(Reuters) - Bayer AG has asked a California judge to overrule a $2 billion verdict by jurors who found the company’s glyphosate-based Roundup weed killer responsible for a couple’s cancer, arguing the jury decision was not supported by evidence.
The German drugmaker and chemicals company in court filings on Monday in Alameda County Superior Court in Oakland blamed the massive verdict on “inflammatory, fabricated and irrelevant evidence” from the couples’ lawyers.
“The resulting trial focused not on ascertaining the truth regarding the state of the science, causation, and compliance with legal duties, but instead on vilifying Monsanto in the abstract,” the company, which bought Monsanto last year for $63 billion, said in motions filed with the court.
Bayer faces Roundup cancer lawsuits by more than 13,400 plaintiffs across the United States. It denies the allegations, saying the weed killer and its active ingredient glyphosate is safe for human use.
The verdict and two prior jury decisions against Bayer have triggered steep declines in Bayer shares, leaving it with a market valuation of $56 billion.
Bayer asked Superior Court Judge Winifred Smith, who presided over the roughly seven-week long trial, to reverse the jury decision and enter judgment in Bayer’s favor, or order a new trial.
The Oakland jury on May 13 awarded more than $2 billion to Alva and Alberta Pilliod, finding their non-Hodgkin’s lymphoma to have been caused by using Roundup to kill weeds on their property between 1975 and 2011.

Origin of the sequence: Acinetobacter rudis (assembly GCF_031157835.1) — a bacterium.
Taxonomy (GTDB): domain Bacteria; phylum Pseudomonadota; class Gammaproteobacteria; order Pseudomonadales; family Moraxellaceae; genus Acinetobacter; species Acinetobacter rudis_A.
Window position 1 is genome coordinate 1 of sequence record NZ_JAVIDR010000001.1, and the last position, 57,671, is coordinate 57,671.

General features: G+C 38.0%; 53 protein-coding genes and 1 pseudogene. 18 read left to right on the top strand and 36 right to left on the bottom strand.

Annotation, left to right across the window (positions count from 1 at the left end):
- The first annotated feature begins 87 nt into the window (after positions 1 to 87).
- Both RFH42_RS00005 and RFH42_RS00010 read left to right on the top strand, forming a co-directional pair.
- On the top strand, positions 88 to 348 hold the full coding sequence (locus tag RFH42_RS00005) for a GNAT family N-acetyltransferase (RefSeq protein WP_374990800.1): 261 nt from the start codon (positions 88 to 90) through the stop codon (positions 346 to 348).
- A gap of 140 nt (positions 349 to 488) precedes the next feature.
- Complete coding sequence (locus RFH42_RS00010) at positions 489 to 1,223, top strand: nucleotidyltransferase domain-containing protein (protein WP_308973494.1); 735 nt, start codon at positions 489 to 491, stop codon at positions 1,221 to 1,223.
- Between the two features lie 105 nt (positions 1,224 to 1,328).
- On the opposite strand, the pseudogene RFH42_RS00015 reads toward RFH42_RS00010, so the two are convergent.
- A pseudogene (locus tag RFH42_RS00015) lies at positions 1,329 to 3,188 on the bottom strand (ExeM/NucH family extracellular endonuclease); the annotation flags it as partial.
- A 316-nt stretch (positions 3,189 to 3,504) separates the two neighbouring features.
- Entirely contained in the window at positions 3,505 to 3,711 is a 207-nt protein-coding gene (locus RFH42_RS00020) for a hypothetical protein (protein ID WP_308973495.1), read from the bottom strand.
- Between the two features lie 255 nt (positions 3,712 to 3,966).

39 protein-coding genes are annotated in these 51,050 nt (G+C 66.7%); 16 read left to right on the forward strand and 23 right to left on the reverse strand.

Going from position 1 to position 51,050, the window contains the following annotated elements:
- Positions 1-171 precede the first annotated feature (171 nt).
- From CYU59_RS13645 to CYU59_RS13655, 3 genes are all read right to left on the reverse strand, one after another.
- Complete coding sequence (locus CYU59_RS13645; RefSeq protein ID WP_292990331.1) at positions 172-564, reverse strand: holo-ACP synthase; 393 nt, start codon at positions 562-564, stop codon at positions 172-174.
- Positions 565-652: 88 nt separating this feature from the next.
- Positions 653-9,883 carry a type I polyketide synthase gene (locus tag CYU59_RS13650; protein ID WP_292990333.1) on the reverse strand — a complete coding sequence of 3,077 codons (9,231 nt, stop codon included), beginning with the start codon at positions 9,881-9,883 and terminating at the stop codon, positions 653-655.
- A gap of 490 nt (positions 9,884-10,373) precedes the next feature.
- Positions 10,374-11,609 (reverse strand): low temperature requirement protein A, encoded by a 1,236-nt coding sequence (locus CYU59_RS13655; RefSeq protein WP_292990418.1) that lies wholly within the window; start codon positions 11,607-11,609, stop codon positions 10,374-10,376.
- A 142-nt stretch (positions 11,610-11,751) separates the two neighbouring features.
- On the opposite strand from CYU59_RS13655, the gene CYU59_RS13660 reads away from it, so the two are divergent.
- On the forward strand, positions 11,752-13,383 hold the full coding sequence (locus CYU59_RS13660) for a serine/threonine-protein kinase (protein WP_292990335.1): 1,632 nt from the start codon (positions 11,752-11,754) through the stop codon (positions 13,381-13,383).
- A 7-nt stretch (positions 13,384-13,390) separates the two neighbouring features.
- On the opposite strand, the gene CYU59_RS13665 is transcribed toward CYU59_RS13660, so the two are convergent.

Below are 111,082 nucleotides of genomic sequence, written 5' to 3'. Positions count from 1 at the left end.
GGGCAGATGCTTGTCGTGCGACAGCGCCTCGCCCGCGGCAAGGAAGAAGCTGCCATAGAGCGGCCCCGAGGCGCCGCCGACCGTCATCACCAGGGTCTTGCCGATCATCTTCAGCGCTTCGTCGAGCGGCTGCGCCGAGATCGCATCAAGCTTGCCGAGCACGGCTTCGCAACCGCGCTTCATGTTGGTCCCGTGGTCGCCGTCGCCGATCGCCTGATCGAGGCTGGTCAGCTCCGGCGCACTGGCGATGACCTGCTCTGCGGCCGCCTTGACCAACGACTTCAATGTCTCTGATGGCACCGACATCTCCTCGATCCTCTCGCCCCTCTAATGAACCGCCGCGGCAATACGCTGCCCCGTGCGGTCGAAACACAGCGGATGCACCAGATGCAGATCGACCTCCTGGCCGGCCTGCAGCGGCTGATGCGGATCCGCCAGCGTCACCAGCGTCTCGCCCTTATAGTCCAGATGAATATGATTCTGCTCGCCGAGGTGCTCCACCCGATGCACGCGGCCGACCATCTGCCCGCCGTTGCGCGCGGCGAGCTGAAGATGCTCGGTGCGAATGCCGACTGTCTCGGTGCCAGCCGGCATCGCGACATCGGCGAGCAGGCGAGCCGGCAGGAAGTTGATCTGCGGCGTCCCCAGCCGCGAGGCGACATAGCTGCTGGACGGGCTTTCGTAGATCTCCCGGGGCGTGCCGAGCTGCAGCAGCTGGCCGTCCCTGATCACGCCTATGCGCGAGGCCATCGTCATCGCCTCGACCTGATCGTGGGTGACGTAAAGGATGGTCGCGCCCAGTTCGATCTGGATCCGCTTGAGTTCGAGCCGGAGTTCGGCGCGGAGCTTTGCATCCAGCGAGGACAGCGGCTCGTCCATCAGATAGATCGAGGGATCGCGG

The jury awarded $18 million in compensatory and $1 billion in punitive damages to Alva Pilliod, and $37 million in compensatory and $1 billion in punitive damages to his wife.
Bayer in its court filings called the punitive damages excessive and unconstitutional, and asked Smith to toss or significantly reduce the award. The large punitive damages award is likely to be reduced due to U.S. Supreme Court rulings that limit the ratio of punitive to compensatory damages to 9:1.
Michael Miller, a lawyer for the Pilliods, in a statement on Tuesday said the verdict would be sustained.
“Monsanto is arguing the same worn out arguments it unsuccessfully used in the first trial,” Miller said.
In that trial, a California jury in 2018 awarded $289 million to a California groundskeeper, finding Monsanto’s glyphosate-based weed killers caused his cancer. That award was later reduced to $78 million and being appealed.
In March, a federal jury in San Francisco awarded $80 million to another California man after finding Roundup caused his cancer. The company said it would appeal that decision.
Reporting by Tina Bellon; Editing by Bill Berkrot
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